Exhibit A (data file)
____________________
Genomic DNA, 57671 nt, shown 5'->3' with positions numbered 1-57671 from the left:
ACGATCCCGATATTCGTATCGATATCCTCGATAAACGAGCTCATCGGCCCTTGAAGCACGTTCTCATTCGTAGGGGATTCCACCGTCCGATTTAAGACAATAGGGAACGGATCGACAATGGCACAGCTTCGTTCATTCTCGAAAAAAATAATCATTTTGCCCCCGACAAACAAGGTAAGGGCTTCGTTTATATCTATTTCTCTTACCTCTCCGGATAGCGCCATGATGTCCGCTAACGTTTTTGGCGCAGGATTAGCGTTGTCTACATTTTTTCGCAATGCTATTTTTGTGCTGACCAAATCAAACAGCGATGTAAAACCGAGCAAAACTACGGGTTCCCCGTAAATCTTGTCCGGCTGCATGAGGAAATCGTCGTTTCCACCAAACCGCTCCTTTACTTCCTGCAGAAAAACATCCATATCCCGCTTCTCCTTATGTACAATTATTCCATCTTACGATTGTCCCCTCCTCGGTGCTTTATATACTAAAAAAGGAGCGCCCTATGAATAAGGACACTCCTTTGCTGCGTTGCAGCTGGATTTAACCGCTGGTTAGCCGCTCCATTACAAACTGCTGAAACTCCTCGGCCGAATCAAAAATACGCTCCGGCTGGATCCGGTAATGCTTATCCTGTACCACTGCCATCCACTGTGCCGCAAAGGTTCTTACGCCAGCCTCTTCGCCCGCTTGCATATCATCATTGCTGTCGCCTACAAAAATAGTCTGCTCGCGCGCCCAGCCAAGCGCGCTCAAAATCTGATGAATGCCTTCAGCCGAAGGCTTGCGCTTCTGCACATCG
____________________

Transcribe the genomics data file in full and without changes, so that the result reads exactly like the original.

Genomic DNA, 57671 nt, shown 5'->3' with positions numbered 1-57671 from the left:
ACGATCCCGATATTCGTATCGATATCCTCGATAAACGAGCTCATCGGCCCTTGAAGCACGTTCTCATTCGTAGGGGATTCCACCGTCCGATTTAAGACAATAGGGAACGGATCGACAATGGCACAGCTTCGTTCATTCTCGAAAAAAATAATCATTTTGCCCCCGACAAACAAGGTAAGGGCTTCGTTTATATCTATTTCTCTTACCTCTCCGGATAGCGCCATGATGTCCGCTAACGTTTTTGGCGCAGGATTAGCGTTGTCTACATTTTTTCGCAATGCTATTTTTGTGCTGACCAAATCAAACAGCGATGTAAAACCGAGCAAAACTACGGGTTCCCCGTAAATCTTGTCCGGCTGCATGAGGAAATCGTCGTTTCCACCAAACCGCTCCTTTACTTCCTGCAGAAAAACATCCATATCCCGCTTCTCCTTATGTACAATTATTCCATCTTACGATTGTCCCCTCCTCGGTGCTTTATATACTAAAAAAGGAGCGCCCTATGAATAAGGACACTCCTTTGCTGCGTTGCAGCTGGATTTAACCGCTGGTTAGCCGCTCCATTACAAACTGCTGAAACTCCTCGGCCGAATCAAAAATACGCTCCGGCTGGATCCGGTAATGCTTATCCTGTACCACTGCCATCCACTGTGCCGCAAAGGTTCTTACGCCAGCCTCTTCGCCCGCTTGCATATCATCATTGCTGTCGCCTACAAAAATAGTCTGCTCGCGCGCCCAGCCAAGCGCGCTCAAAATCTGATGAATGCCTTCAGCCGAAGGCTTGCGCTTCTGCACATCG